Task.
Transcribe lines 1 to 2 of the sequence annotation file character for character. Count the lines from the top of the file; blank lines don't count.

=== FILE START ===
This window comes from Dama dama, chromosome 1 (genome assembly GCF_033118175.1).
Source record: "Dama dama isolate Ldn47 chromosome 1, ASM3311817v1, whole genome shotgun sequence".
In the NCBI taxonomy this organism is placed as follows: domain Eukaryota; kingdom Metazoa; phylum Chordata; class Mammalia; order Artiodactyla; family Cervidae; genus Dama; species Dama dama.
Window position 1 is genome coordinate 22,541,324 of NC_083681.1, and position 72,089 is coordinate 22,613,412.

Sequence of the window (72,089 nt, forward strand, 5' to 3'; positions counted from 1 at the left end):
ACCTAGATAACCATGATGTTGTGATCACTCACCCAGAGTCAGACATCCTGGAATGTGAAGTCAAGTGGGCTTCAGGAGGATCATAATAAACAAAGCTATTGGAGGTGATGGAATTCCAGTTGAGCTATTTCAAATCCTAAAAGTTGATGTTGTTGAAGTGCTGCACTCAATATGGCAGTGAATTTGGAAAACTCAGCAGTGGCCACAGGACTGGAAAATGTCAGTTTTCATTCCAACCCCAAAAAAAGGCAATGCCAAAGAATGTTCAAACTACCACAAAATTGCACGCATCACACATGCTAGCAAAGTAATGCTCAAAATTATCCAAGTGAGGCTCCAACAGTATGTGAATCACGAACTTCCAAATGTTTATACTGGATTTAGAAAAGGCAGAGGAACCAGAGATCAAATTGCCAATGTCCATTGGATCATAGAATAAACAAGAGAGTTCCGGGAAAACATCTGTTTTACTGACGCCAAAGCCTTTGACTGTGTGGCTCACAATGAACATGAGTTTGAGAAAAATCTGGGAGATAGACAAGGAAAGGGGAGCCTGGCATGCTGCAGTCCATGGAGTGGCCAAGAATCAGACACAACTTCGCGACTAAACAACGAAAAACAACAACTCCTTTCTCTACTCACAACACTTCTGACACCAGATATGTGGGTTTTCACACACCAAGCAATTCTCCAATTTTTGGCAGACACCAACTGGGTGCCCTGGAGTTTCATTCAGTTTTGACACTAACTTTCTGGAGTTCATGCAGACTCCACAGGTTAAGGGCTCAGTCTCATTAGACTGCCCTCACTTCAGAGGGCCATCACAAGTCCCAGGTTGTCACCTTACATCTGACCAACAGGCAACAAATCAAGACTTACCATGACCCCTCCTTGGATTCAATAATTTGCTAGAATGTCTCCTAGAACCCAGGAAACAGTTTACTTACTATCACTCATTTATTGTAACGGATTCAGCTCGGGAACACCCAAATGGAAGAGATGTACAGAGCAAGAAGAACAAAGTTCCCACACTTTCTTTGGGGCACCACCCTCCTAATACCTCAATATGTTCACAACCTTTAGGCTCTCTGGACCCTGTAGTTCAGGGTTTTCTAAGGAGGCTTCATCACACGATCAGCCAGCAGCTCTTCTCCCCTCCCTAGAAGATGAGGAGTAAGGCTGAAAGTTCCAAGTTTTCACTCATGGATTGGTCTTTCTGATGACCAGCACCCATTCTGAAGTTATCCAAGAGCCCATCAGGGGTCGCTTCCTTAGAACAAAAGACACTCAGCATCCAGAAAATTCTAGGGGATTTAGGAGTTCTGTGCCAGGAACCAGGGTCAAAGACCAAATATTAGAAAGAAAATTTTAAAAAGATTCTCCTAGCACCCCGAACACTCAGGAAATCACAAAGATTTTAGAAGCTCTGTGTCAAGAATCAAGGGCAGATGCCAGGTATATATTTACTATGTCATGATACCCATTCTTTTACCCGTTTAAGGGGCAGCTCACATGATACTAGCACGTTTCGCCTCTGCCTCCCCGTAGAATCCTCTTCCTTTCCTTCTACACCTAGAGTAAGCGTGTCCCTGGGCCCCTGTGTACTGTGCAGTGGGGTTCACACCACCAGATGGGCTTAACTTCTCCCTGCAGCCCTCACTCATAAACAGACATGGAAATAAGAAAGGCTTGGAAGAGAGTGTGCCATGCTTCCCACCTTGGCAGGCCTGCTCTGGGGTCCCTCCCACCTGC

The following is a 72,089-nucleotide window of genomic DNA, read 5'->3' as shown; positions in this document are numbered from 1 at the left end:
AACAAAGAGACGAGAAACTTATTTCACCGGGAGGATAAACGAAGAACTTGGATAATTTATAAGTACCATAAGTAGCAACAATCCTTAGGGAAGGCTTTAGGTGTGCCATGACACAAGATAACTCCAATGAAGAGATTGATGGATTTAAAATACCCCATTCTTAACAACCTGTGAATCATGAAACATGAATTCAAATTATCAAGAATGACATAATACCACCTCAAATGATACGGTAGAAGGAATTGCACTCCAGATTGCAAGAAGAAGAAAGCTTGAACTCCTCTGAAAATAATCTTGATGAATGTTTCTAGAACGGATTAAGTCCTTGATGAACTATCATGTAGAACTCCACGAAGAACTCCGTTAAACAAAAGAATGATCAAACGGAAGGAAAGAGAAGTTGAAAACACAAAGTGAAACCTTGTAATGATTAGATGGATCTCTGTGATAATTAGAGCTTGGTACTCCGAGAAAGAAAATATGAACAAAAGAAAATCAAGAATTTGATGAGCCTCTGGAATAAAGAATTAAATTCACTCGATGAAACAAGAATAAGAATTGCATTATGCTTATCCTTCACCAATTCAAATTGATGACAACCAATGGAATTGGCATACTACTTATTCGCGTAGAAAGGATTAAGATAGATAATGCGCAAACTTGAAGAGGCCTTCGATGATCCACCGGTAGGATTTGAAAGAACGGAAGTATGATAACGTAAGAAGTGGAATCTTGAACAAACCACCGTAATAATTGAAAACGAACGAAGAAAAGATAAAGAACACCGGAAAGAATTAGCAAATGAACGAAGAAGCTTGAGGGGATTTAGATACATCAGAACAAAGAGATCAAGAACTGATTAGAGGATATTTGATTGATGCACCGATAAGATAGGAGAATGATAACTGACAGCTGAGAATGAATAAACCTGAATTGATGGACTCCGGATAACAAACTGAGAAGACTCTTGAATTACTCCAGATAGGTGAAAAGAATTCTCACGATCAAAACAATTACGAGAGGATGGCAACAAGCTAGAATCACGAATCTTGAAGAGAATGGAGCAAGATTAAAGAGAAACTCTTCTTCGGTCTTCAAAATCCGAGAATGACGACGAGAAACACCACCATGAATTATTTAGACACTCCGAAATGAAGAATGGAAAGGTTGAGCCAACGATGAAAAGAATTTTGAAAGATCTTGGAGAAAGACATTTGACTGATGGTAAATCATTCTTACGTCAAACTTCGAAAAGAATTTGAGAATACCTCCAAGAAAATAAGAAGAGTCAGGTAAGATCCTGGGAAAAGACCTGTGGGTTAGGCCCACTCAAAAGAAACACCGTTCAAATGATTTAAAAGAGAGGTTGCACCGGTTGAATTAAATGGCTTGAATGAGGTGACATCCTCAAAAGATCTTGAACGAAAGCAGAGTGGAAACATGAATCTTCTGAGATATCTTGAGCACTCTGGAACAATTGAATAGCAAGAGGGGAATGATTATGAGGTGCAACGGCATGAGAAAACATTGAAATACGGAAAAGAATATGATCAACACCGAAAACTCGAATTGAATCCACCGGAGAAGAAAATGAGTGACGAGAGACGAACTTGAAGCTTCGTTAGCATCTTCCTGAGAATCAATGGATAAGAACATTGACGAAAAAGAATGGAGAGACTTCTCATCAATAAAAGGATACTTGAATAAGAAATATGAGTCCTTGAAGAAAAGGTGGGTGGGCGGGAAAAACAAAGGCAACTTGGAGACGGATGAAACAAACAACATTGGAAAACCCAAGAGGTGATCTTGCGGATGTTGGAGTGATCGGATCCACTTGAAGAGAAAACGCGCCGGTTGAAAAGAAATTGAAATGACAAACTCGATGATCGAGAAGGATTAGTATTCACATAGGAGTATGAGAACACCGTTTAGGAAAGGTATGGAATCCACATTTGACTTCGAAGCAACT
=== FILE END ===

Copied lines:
This window comes from Dama dama, chromosome 1 (genome assembly GCF_033118175.1).
Source record: "Dama dama isolate Ldn47 chromosome 1, ASM3311817v1, whole genome shotgun sequence".